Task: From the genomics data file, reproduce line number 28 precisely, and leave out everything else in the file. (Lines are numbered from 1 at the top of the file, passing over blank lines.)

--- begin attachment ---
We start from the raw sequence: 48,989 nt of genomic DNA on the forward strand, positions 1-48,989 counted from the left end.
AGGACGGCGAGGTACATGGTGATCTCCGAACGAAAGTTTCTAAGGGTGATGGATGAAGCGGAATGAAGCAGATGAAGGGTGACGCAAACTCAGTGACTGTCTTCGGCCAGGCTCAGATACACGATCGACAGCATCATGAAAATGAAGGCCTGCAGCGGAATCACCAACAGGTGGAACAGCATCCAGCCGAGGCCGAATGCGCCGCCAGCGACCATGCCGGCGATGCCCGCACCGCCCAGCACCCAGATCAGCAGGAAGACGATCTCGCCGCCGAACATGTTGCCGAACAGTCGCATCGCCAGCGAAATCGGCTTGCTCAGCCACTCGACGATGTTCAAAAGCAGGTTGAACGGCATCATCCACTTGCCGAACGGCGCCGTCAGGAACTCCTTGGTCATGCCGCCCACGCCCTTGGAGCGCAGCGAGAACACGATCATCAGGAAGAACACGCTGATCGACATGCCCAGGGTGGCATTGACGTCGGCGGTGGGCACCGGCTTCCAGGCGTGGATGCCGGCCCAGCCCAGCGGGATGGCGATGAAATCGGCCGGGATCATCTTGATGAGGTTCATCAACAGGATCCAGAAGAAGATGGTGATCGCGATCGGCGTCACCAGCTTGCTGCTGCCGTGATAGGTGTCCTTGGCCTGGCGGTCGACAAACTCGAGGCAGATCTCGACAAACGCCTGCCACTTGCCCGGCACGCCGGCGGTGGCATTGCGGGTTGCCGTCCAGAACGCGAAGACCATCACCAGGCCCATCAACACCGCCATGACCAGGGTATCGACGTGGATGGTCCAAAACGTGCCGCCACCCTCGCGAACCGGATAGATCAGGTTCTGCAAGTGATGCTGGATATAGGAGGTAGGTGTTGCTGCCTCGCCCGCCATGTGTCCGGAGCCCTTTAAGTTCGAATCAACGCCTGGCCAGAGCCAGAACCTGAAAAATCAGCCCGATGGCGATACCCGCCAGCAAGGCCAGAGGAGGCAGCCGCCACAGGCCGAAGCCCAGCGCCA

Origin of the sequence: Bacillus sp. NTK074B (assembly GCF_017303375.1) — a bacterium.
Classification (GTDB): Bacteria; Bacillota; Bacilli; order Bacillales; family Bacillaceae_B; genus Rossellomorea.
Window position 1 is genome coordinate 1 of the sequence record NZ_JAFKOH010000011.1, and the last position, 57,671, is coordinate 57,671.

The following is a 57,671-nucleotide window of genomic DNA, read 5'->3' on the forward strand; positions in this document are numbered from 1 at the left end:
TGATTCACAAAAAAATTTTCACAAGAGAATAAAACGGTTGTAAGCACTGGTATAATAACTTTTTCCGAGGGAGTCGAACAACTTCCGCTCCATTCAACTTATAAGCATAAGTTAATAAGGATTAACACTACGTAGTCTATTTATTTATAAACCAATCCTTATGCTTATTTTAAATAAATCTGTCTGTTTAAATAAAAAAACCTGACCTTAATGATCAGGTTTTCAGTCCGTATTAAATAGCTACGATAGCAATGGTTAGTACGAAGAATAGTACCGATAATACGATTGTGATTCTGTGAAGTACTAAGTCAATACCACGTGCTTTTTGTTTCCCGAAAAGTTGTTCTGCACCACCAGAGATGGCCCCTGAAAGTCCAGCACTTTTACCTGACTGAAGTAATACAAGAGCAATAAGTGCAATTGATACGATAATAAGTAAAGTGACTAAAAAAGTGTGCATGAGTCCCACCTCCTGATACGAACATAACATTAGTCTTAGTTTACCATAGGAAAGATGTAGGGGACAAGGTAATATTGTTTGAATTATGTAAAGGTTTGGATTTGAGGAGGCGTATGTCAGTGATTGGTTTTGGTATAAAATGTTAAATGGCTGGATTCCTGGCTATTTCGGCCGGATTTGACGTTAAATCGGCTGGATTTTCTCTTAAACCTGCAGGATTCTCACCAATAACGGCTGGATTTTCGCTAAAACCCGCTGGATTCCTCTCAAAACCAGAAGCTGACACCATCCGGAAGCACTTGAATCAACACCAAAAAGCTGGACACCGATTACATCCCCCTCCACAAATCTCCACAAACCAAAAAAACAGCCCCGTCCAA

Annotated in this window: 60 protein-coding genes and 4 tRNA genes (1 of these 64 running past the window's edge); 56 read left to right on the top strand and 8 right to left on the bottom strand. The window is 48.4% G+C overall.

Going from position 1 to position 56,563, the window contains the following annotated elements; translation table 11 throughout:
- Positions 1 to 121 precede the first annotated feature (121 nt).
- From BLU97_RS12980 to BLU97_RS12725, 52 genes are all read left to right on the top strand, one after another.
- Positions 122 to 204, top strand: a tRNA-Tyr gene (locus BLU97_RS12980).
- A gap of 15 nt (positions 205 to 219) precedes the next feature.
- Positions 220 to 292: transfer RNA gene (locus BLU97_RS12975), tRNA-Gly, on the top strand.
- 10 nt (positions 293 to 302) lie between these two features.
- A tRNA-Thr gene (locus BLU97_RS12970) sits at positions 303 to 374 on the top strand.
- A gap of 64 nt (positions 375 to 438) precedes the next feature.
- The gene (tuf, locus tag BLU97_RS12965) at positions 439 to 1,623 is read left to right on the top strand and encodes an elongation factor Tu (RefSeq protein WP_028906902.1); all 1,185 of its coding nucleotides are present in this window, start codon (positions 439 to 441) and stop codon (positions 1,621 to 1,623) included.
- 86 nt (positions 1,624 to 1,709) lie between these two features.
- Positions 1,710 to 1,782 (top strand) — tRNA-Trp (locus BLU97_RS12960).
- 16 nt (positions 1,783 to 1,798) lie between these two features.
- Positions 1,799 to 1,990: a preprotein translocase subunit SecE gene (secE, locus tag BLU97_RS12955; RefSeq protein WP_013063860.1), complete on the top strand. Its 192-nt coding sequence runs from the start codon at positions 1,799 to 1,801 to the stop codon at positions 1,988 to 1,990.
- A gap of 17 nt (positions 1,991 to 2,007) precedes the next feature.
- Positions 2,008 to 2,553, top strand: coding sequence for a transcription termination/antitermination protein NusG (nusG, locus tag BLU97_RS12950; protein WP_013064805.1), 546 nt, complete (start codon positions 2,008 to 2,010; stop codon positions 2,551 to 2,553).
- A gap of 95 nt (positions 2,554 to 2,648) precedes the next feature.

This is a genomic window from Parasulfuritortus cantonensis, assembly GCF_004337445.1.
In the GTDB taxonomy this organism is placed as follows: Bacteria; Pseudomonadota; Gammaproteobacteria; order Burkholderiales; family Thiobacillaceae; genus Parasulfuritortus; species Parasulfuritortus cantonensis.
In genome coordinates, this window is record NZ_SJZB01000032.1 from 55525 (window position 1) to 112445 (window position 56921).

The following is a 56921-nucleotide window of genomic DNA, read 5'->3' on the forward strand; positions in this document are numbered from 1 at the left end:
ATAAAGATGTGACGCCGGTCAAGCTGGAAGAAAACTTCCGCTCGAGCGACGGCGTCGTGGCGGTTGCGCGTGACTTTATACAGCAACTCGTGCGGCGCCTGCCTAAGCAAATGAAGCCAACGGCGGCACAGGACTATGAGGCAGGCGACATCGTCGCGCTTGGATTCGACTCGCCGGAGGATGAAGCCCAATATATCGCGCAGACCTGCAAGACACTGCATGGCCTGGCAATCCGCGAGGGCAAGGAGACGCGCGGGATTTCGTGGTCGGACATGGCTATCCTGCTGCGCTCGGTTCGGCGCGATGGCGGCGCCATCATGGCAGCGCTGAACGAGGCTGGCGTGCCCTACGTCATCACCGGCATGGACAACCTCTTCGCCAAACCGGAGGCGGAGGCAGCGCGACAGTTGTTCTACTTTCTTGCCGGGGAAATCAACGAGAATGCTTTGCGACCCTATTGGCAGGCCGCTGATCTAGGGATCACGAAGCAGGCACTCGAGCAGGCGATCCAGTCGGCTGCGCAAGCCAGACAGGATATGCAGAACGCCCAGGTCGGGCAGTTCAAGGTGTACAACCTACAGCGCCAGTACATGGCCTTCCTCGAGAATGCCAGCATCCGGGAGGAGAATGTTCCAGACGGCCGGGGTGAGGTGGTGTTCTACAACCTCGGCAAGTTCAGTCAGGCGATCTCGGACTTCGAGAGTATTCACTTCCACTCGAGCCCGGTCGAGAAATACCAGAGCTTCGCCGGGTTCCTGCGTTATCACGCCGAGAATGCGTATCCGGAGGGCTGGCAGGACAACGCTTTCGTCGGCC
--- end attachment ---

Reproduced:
In genome coordinates, this window is record NZ_SJZB01000032.1 from 55525 (window position 1) to 112445 (window position 56921).